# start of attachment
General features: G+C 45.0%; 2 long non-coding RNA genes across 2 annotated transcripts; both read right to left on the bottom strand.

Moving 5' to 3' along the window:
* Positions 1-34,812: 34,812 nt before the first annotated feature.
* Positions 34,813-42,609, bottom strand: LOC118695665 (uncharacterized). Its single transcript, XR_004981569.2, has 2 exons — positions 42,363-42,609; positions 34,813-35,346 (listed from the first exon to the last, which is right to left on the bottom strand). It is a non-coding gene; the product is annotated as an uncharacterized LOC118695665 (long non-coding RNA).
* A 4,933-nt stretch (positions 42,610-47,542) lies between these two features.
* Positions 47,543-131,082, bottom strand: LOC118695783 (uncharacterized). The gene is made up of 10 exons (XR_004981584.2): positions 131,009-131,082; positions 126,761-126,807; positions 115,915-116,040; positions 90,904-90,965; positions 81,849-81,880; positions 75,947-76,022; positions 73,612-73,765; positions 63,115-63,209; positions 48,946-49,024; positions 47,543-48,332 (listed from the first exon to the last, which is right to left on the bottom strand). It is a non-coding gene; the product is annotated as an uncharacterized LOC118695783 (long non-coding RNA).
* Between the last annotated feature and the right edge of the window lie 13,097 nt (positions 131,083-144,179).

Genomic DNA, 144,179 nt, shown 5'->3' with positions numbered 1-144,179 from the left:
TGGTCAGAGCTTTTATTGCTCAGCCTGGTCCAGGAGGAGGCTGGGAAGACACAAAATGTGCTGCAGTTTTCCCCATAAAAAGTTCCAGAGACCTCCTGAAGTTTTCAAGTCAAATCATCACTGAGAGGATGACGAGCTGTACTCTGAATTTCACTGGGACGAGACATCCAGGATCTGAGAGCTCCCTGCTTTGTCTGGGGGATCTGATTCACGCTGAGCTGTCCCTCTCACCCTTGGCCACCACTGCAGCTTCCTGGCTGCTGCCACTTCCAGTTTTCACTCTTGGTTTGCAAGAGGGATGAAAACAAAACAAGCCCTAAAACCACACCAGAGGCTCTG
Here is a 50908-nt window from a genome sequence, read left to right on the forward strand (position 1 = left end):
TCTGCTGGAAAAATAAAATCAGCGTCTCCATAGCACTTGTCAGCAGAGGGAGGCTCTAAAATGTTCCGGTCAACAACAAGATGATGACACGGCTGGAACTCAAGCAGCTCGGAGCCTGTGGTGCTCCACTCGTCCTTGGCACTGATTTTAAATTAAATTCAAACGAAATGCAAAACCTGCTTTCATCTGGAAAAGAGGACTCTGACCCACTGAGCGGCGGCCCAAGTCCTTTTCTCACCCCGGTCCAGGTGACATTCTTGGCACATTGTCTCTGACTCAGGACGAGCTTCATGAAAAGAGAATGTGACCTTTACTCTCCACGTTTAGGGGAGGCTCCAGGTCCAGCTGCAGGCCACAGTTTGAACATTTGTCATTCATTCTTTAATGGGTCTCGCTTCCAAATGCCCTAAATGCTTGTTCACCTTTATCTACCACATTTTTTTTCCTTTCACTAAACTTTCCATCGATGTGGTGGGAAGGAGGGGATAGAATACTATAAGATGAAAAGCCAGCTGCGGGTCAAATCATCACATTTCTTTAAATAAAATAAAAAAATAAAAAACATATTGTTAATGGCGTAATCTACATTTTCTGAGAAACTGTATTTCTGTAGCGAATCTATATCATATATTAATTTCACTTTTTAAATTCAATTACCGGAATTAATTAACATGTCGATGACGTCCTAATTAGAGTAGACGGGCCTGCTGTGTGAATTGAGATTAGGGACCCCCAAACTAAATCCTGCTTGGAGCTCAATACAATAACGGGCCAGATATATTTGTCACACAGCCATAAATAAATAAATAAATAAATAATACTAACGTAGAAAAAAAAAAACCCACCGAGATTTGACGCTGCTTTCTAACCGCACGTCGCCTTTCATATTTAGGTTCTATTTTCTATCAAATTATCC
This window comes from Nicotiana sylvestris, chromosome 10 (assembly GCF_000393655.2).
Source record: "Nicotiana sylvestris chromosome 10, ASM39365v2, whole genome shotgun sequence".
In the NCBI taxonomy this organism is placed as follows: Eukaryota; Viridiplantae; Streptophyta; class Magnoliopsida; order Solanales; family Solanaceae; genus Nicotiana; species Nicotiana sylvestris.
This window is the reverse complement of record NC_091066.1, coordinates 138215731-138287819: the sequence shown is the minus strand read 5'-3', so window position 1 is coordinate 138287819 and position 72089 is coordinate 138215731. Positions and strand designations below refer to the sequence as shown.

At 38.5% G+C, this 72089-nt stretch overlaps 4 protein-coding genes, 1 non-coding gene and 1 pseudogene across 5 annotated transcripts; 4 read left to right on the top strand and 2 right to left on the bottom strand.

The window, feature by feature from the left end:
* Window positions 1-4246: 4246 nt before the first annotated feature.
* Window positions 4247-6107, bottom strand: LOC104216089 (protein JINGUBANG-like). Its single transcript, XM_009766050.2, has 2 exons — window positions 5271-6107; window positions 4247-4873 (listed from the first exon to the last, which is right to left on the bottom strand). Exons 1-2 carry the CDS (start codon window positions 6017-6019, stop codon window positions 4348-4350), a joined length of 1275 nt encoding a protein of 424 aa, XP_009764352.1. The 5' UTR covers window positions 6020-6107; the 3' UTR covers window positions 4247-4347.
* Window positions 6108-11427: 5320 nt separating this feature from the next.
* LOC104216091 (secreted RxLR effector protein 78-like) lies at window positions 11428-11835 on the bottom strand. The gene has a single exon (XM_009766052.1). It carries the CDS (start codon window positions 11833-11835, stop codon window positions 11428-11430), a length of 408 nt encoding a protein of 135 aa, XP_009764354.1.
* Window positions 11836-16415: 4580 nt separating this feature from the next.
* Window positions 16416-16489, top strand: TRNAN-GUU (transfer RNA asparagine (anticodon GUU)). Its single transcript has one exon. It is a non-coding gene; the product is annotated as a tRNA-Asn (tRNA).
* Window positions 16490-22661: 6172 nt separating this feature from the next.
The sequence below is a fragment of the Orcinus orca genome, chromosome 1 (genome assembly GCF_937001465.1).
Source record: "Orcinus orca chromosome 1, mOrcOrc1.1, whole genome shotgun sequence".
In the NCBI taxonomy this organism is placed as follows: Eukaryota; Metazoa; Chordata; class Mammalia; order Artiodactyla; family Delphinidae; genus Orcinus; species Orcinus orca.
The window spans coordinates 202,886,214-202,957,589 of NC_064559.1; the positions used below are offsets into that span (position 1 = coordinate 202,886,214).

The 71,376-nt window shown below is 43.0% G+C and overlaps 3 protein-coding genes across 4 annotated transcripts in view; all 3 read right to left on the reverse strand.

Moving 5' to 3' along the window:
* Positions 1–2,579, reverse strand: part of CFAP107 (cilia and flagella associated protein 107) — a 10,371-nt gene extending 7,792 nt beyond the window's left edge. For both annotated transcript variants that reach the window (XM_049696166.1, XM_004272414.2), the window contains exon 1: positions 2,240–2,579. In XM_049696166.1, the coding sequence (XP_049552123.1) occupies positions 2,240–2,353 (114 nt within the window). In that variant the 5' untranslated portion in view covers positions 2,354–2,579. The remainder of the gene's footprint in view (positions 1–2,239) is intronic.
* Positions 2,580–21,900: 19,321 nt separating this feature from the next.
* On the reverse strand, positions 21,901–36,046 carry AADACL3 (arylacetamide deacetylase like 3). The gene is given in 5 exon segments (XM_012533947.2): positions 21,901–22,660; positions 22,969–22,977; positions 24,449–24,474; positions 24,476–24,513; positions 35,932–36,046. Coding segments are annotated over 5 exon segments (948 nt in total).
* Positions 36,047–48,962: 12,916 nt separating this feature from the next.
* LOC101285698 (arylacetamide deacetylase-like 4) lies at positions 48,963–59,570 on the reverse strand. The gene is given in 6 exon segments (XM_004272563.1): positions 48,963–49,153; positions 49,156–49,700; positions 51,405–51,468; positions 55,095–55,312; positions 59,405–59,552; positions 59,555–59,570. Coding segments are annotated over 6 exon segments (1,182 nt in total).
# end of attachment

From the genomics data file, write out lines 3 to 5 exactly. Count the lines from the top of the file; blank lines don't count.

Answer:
* Positions 1-34,812: 34,812 nt before the first annotated feature.
* Positions 34,813-42,609, bottom strand: LOC118695665 (uncharacterized). Its single transcript, XR_004981569.2, has 2 exons — positions 42,363-42,609; positions 34,813-35,346 (listed from the first exon to the last, which is right to left on the bottom strand). It is a non-coding gene; the product is annotated as an uncharacterized LOC118695665 (long non-coding RNA).
* A 4,933-nt stretch (positions 42,610-47,542) lies between these two features.